Brian Jones’ Harmony Stratotone Mars H46 model was a semi-hollow flattop single-cutaway with a bolt-on neck, two basic Harmony pickups, a white pickguard, and a sunburst finish. It was a budget model in the Harmony range, with a cheap plywood body and a maple neck with a maple fingerboard stained black to emulate more expensive ebony.

The 1962 Harmony catalog description of the Stratotone Mars H46 read: “Provides outstanding value in its price class. Hollow ’tone chamber’ construction. Ebonized maple fingerboard. Straightline hardwood neck with built-in steel reinforcing rod. Finely finished in warm sunburst effect showing the grain of the wood. White celluloid bindings. Adjustable bridge. Hinged tailpiece. Twin built-in pickups, each with tone and volume control. 3-position selector switch permits playing forward pickup for rhythm, bridge pickup for takeoff or solo, or both pickups at once, for maximum tone variation. $85.00. Carrying case, $10.00.” Harmony produced the Stratotone H46 from 1958 through 1966.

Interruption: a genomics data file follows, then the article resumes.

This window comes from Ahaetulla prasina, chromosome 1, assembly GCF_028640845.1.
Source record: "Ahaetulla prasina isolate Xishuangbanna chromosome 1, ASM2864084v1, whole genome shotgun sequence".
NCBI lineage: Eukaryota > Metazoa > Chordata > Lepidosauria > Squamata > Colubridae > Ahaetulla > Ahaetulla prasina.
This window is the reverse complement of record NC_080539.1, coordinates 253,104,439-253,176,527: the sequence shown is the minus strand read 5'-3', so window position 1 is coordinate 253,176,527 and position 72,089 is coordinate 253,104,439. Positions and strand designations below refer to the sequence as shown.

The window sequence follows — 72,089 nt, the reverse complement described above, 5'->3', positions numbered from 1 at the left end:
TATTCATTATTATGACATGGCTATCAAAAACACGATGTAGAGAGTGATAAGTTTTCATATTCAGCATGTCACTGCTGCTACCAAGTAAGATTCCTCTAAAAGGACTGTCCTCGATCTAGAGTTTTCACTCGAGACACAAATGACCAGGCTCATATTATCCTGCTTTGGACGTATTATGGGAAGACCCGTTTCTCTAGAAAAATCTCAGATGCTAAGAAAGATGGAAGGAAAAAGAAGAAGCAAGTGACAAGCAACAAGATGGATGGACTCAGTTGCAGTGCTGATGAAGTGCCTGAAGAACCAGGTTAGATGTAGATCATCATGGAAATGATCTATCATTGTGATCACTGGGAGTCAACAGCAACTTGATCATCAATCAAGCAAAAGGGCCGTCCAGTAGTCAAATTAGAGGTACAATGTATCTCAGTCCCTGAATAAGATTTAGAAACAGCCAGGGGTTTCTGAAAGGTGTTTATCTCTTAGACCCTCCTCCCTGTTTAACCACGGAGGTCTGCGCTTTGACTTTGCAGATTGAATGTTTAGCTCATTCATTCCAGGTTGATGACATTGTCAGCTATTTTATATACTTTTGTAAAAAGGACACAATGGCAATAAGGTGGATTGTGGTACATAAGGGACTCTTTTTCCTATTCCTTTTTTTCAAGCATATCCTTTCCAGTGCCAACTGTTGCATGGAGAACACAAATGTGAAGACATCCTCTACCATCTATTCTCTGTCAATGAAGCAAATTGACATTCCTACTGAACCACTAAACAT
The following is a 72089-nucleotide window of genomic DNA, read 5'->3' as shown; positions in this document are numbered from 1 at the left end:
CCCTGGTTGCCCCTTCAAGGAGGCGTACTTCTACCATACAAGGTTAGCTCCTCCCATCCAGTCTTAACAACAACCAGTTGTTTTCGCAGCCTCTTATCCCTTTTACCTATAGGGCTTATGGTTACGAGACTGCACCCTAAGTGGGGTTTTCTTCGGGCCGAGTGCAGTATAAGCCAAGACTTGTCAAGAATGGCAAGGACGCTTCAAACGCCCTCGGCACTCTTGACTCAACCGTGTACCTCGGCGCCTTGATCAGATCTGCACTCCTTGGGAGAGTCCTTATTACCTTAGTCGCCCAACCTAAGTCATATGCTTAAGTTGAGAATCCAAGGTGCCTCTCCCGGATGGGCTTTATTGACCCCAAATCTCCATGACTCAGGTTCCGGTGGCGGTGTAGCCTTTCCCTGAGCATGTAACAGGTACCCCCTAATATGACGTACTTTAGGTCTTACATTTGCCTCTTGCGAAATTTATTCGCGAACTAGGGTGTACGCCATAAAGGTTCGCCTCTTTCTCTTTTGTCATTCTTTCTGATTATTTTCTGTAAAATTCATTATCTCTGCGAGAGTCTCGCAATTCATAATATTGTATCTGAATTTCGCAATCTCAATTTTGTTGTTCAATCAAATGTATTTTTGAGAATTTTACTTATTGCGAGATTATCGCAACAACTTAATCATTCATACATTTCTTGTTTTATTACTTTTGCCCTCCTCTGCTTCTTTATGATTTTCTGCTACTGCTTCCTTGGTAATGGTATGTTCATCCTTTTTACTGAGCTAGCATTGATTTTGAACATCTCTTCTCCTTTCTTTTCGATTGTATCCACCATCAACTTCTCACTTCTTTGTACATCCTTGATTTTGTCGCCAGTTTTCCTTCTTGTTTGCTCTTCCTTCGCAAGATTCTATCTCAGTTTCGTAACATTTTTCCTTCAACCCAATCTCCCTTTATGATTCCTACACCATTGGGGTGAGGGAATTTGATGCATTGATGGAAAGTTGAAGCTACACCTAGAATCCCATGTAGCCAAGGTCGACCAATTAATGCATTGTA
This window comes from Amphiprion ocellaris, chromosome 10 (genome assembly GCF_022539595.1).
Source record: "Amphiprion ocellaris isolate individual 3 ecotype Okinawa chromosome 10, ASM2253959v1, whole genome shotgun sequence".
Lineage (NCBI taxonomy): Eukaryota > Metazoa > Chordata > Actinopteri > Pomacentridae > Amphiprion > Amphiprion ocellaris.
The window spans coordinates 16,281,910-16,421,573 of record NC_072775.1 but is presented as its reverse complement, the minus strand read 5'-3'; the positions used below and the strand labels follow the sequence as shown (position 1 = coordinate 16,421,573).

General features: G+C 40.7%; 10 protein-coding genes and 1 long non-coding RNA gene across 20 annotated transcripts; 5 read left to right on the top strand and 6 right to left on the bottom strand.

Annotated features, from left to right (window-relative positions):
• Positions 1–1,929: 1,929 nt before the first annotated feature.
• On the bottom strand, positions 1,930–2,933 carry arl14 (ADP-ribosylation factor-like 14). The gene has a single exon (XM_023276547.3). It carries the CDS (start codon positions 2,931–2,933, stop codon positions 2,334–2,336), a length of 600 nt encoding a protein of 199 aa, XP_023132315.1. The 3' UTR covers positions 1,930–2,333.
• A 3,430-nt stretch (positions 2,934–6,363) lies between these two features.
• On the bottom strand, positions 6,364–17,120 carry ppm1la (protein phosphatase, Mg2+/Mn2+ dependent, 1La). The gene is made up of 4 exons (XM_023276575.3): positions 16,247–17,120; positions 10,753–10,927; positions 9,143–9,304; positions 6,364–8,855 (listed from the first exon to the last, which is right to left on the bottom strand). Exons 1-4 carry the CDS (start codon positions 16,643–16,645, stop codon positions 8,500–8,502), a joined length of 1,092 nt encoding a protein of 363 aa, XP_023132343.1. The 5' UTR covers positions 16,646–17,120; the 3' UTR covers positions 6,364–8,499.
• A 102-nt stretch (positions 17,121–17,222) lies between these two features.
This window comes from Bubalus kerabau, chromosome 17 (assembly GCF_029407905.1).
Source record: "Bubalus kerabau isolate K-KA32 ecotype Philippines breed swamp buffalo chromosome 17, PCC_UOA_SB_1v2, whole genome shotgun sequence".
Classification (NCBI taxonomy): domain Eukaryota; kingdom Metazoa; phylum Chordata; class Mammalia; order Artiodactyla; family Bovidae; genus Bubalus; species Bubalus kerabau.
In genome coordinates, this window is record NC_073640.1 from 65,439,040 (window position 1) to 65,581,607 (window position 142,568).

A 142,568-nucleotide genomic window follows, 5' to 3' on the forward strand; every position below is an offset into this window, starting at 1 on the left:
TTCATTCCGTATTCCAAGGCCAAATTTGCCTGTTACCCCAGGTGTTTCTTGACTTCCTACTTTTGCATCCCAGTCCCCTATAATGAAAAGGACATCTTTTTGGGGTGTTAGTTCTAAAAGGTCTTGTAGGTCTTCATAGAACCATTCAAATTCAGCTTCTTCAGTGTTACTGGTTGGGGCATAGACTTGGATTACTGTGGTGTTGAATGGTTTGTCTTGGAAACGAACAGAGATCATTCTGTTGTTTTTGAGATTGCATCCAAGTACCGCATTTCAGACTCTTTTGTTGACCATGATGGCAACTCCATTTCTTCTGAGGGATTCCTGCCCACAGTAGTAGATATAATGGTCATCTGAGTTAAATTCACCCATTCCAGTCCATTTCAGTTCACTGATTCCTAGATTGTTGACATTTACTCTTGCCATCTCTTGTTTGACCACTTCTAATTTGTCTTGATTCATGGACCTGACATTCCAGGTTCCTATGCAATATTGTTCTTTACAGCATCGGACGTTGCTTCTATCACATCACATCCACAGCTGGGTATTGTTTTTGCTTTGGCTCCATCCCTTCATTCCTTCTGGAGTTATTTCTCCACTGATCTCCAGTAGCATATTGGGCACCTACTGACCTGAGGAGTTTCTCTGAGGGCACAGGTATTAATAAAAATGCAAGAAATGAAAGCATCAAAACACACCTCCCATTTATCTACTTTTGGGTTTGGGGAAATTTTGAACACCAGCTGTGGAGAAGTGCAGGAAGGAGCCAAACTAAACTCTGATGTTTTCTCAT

From the Author:

Brian and Keith both had Harmony guitars. It wasn’t the same price point as a Gibson, so it was much more affordable for the everyday guy. You have to remember that these guys had no money. They would pick up girls to get them to buy them food, so the term “starving musician” would be an understatement. Brian was initially the leader of the band, and I think he fancied himself as the guy who should have “real” equipment. Since these guys were huge blues fans and Harmony was a Chicago-based company, they thought if it was good enough for their blues heroes, it was good enough for them. Brian was working as a clerk in some department store, and the story goes that he pilfered some cash just so he could buy some amps and quit the job. It was a real “whatever it takes” attitude.

I do a lot of authentication, and wood is always the best fingerprint of a guitar. Again, it goes back to photographic evidence. Christie’s had it up for auction, and they had contacted me to check it out. The wood grain matched.